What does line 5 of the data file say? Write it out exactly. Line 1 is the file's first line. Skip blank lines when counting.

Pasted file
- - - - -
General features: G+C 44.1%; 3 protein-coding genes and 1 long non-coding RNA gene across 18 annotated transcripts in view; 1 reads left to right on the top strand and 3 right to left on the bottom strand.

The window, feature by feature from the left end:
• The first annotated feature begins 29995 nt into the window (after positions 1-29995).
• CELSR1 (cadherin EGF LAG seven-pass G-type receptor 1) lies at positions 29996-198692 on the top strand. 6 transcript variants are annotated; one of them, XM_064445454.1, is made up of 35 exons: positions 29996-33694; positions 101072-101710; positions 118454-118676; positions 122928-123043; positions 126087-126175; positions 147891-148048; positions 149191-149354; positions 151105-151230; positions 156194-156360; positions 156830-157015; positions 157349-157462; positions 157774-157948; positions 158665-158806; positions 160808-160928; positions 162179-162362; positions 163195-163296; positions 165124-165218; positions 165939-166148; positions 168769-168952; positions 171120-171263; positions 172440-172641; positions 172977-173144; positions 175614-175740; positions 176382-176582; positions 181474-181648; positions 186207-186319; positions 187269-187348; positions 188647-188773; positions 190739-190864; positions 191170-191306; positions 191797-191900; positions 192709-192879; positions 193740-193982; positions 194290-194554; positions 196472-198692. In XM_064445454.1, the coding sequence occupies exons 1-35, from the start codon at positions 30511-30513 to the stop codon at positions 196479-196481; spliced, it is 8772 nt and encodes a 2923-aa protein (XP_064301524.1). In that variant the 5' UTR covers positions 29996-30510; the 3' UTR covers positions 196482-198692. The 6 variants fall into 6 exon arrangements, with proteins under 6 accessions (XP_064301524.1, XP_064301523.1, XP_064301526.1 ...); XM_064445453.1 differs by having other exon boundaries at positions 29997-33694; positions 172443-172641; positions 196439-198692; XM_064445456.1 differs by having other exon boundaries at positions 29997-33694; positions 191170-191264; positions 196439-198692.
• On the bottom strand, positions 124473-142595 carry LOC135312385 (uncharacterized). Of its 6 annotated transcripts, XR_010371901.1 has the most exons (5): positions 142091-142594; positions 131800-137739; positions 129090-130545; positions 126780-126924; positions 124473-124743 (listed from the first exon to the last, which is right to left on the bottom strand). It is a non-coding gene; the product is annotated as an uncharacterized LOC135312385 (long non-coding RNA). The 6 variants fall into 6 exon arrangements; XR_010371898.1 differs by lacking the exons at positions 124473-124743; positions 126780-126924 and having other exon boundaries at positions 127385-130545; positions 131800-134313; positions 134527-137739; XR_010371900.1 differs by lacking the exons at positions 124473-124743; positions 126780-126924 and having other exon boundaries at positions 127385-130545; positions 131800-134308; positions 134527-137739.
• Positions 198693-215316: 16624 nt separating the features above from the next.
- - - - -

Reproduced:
• On the bottom strand, positions 124473-142595 carry LOC135312385 (uncharacterized). Of its 6 annotated transcripts, XR_010371901.1 has the most exons (5): positions 142091-142594; positions 131800-137739; positions 129090-130545; positions 126780-126924; positions 124473-124743 (listed from the first exon to the last, which is right to left on the bottom strand). It is a non-coding gene; the product is annotated as an uncharacterized LOC135312385 (long non-coding RNA). The 6 variants fall into 6 exon arrangements; XR_010371898.1 differs by lacking the exons at positions 124473-124743; positions 126780-126924 and having other exon boundaries at positions 127385-130545; positions 131800-134313; positions 134527-137739; XR_010371900.1 differs by lacking the exons at positions 124473-124743; positions 126780-126924 and having other exon boundaries at positions 127385-130545; positions 131800-134308; positions 134527-137739.